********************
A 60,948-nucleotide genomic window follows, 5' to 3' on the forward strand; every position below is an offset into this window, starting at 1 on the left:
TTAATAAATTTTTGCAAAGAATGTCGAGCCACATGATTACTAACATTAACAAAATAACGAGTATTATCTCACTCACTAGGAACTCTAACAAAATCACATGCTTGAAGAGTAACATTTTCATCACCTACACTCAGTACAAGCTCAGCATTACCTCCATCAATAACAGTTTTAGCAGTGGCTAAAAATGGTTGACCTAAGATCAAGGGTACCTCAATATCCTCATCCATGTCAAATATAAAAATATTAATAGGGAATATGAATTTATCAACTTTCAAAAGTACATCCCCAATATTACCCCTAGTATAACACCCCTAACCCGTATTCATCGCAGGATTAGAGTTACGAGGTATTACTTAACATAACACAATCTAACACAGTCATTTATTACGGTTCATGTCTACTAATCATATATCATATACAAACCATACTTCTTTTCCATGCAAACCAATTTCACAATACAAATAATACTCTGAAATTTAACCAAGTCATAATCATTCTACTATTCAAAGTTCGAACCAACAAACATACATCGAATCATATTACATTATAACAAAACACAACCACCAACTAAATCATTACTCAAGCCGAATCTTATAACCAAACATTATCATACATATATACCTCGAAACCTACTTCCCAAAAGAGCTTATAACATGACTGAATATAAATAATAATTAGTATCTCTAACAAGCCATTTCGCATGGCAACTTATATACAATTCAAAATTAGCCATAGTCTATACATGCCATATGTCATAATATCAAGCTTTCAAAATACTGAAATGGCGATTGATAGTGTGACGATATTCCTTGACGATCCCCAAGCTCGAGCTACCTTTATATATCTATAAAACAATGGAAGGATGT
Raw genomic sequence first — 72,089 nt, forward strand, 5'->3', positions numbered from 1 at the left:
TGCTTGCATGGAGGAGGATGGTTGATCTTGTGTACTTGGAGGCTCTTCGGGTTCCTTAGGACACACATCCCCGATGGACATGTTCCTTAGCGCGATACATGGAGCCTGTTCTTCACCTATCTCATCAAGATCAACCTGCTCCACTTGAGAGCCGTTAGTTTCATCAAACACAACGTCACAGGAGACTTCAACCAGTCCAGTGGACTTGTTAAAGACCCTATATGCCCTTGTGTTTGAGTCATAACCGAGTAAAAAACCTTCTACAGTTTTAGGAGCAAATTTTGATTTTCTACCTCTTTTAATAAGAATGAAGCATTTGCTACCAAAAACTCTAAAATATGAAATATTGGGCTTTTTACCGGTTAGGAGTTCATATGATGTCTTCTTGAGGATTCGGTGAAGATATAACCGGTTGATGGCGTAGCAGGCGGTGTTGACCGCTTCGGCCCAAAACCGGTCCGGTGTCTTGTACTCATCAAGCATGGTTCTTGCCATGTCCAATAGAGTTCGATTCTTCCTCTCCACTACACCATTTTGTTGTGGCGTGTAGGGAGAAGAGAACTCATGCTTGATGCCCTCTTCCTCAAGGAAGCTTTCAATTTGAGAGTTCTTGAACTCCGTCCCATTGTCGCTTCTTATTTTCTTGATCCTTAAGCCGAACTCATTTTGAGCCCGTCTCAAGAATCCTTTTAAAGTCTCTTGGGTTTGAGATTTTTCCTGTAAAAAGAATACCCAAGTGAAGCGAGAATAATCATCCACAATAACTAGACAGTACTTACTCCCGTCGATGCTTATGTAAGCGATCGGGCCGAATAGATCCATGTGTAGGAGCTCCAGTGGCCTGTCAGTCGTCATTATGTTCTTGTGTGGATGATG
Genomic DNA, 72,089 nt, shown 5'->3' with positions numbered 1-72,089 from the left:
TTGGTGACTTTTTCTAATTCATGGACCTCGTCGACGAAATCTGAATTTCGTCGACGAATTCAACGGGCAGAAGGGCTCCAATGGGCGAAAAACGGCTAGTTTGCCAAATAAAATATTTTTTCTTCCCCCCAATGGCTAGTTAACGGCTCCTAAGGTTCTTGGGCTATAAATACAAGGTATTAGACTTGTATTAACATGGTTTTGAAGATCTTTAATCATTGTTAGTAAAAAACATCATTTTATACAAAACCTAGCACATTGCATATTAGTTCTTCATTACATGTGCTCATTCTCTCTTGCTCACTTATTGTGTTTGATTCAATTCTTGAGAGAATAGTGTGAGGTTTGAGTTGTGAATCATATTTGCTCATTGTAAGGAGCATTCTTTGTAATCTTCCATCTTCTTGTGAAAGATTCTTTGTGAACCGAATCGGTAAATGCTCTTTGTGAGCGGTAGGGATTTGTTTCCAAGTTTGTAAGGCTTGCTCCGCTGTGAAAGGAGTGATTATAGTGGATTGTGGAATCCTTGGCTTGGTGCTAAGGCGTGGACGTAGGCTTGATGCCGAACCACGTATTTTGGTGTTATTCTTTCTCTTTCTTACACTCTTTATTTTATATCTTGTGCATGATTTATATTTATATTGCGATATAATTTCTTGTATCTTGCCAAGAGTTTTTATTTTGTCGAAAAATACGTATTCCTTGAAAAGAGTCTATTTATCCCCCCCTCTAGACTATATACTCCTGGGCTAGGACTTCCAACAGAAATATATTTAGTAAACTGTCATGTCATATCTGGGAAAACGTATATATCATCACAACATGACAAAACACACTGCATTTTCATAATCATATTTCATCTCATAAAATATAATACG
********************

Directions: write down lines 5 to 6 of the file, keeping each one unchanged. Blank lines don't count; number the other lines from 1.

Genomic DNA, 72,089 nt, shown 5'->3' with positions numbered 1-72,089 from the left:
TTGGTGACTTTTTCTAATTCATGGACCTCGTCGACGAAATCTGAATTTCGTCGACGAATTCAACGGGCAGAAGGGCTCCAATGGGCGAAAAACGGCTAGTTTGCCAAATAAAATATTTTTTCTTCCCCCCAATGGCTAGTTAACGGCTCCTAAGGTTCTTGGGCTATAAATACAAGGTATTAGACTTGTATTAACATGGTTTTGAAGATCTTTAATCATTGTTAGTAAAAAACATCATTTTATACAAAACCTAGCACATTGCATATTAGTTCTTCATTACATGTGCTCATTCTCTCTTGCTCACTTATTGTGTTTGATTCAATTCTTGAGAGAATAGTGTGAGGTTTGAGTTGTGAATCATATTTGCTCATTGTAAGGAGCATTCTTTGTAATCTTCCATCTTCTTGTGAAAGATTCTTTGTGAACCGAATCGGTAAATGCTCTTTGTGAGCGGTAGGGATTTGTTTCCAAGTTTGTAAGGCTTGCTCCGCTGTGAAAGGAGTGATTATAGTGGATTGTGGAATCCTTGGCTTGGTGCTAAGGCGTGGACGTAGGCTTGATGCCGAACCACGTATTTTGGTGTTATTCTTTCTCTTTCTTACACTCTTTATTTTATATCTTGTGCATGATTTATATTTATATTGCGATATAATTTCTTGTATCTTGCCAAGAGTTTTTATTTTGTCGAAAAATACGTATTCCTTGAAAAGAGTCTATTTATCCCCCCCTCTAGACTATATACTCCTGGGCTAGGACTTCCAACAGAAATATATTTAGTAAACTGTCATGTCATATCTGGGAAAACGTATATATCATCACAACATGACAAAACACACTGCATTTTCATAATCATATTTCATCTCATAAAATATAATACG